Support for DEI Initiatives: I am particularly proud that our work has reached beyond the bounds of our campus and inspired philanthropy. Thanks to generous leadership gifts, we will launch a Thriving, Inclusion, Diversity, and Equity Fund to provide supplementary financial support to faculty, staff, and student organizations and groups that have creative ideas for how to strengthen and advance our shared goals.

Facilitating Dialogue: This week, we will launch a pilot for the Community Dialogue Facilitation Network (CDFN), a cohort of faculty, staff, and students who will learn how to build, strengthen, and use facilitation skills to manage difficult dialogues. The pilot will be led by facilitation experts Matthew Freeman and David Campt. Feedback from this pilot will ensure the CDFN matches our community’s needs and aspirations before recruiting its first class later this year.

Alliance for Racial Equity: This year, the University became a founding institutional member of the Liberal Arts Colleges Racial Equity Leadership Alliance (LACRELA), convened by the USC Race and Equity Center. LACRELA comprises 51 liberal arts colleges and universities committed to developing and achieving equity goals, fostering campus climates that are inclusive for people of color and other underrepresented groups, and offering shared educational resources and tools for faculty, staff, and administrators. This year, our LACRELA membership will provide professional development and learning opportunities for faculty, staff, and administrators on a range of topics from leading productive conversations across difference to recruiting, retaining, and providing leadership development for faculty and staff of color. We will also have institutional access to the Prism Network, a recruiting platform designed to aid search committees in recruiting qualified applicants of color for faculty and staff positions.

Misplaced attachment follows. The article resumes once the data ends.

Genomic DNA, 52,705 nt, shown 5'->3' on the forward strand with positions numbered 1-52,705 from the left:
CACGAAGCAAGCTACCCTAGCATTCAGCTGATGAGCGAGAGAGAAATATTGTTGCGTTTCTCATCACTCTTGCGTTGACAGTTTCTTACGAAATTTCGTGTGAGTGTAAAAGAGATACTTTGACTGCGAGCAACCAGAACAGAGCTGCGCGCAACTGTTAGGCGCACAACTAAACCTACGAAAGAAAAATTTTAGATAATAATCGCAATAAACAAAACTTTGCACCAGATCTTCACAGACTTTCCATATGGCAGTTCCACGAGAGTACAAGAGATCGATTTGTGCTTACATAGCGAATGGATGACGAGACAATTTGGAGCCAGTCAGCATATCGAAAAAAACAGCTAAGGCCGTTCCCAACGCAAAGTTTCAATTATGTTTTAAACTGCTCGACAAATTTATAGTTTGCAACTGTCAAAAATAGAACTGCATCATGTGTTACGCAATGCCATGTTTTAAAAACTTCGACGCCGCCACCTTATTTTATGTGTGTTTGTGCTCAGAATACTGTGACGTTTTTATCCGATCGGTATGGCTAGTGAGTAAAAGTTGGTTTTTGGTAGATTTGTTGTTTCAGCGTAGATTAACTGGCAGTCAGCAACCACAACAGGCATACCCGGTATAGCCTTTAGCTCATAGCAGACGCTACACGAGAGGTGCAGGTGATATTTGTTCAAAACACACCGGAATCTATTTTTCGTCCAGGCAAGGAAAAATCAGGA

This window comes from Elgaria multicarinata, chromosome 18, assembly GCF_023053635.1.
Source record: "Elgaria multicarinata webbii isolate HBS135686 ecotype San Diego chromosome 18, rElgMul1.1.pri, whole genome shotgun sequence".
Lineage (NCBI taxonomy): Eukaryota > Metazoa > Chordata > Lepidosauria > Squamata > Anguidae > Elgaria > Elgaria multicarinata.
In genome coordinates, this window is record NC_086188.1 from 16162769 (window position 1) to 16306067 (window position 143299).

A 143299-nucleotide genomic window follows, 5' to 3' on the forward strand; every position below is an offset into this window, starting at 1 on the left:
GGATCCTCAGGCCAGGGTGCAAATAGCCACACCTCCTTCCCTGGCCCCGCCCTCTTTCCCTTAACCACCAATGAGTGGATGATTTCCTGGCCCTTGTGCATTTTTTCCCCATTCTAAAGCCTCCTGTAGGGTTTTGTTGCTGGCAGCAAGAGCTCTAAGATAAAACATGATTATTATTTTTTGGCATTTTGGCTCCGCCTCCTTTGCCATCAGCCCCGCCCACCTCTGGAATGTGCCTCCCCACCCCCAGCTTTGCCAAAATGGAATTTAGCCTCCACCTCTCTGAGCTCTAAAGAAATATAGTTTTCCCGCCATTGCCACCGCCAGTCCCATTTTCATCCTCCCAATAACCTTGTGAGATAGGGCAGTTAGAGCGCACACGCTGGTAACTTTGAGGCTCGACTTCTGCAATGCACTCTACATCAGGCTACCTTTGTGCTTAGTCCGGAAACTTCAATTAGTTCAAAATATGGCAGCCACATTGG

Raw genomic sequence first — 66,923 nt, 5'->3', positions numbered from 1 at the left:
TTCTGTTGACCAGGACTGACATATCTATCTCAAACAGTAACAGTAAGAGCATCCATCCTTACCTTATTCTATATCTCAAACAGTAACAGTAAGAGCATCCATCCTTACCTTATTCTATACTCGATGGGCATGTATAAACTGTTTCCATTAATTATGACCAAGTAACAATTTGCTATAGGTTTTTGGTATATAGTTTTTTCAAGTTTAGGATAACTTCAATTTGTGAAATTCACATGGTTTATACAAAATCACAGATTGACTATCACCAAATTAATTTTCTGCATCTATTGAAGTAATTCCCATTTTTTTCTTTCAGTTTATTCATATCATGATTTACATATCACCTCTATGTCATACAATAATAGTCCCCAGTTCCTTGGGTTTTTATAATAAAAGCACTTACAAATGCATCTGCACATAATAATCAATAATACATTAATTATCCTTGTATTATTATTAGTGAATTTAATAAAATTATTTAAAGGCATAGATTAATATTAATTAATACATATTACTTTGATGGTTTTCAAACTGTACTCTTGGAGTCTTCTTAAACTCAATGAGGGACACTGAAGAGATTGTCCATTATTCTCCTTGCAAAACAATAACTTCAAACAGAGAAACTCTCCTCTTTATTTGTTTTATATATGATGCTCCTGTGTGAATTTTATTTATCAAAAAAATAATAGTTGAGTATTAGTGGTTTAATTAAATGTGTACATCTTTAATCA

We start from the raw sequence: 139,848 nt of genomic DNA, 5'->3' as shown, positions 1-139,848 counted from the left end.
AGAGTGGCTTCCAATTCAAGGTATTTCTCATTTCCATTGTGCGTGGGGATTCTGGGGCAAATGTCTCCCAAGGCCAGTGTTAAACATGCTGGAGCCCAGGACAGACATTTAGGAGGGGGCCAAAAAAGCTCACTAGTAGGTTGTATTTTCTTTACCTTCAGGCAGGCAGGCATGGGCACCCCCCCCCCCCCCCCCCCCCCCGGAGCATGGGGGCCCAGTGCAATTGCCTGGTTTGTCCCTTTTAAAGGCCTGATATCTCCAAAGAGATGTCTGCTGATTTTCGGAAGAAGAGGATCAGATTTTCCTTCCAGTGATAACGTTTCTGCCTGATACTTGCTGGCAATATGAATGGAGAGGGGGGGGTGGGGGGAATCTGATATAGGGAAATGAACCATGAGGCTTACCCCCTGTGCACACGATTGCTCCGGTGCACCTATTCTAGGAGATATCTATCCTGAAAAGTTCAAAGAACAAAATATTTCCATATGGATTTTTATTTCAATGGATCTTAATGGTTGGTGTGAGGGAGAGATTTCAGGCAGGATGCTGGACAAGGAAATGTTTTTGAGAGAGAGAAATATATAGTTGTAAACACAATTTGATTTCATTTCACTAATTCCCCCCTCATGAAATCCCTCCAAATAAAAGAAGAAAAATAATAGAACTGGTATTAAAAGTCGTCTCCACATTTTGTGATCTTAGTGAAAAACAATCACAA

Institutional History: In the coming weeks we will share research reports that are being completed about the lives and legacies of Reverend Robert Ryland and Douglas Southall Freeman. In addition to sharing these reports with the community, we will also convene a series of community conversations about them. More information will be forthcoming on these reports and community events.

You can learn more about our programs, progress, and resources by visiting equity.richmond.edu .

Ensuring the University lives up to its potential as a truly inclusive community where all can fully participate and thrive will take continuous effort; I am confident that, together, we will continue moving toward this community to which we aspire. Thank you for all the ways each of you contributes to this worthy shared endeavor.


Ronald A. Crutcher